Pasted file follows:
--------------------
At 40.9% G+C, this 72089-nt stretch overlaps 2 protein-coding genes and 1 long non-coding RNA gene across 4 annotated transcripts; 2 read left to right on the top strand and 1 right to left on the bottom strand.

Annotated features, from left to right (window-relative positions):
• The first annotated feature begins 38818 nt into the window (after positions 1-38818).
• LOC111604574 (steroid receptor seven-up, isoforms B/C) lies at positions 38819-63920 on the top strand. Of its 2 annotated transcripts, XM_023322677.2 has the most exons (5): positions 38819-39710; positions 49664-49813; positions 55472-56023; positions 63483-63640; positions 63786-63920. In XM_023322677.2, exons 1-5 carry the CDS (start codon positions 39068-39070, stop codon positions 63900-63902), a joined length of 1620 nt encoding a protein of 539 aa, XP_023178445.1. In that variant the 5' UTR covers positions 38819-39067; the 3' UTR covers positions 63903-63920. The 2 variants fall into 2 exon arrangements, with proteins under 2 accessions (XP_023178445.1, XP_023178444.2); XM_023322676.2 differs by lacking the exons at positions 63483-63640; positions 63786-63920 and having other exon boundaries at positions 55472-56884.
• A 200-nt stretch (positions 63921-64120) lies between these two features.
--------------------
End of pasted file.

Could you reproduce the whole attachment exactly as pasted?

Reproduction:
At 40.9% G+C, this 72089-nt stretch overlaps 2 protein-coding genes and 1 long non-coding RNA gene across 4 annotated transcripts; 2 read left to right on the top strand and 1 right to left on the bottom strand.

Annotated features, from left to right (window-relative positions):
• The first annotated feature begins 38818 nt into the window (after positions 1-38818).
• LOC111604574 (steroid receptor seven-up, isoforms B/C) lies at positions 38819-63920 on the top strand. Of its 2 annotated transcripts, XM_023322677.2 has the most exons (5): positions 38819-39710; positions 49664-49813; positions 55472-56023; positions 63483-63640; positions 63786-63920. In XM_023322677.2, exons 1-5 carry the CDS (start codon positions 39068-39070, stop codon positions 63900-63902), a joined length of 1620 nt encoding a protein of 539 aa, XP_023178445.1. In that variant the 5' UTR covers positions 38819-39067; the 3' UTR covers positions 63903-63920. The 2 variants fall into 2 exon arrangements, with proteins under 2 accessions (XP_023178445.1, XP_023178444.2); XM_023322676.2 differs by lacking the exons at positions 63483-63640; positions 63786-63920 and having other exon boundaries at positions 55472-56884.
• A 200-nt stretch (positions 63921-64120) lies between these two features.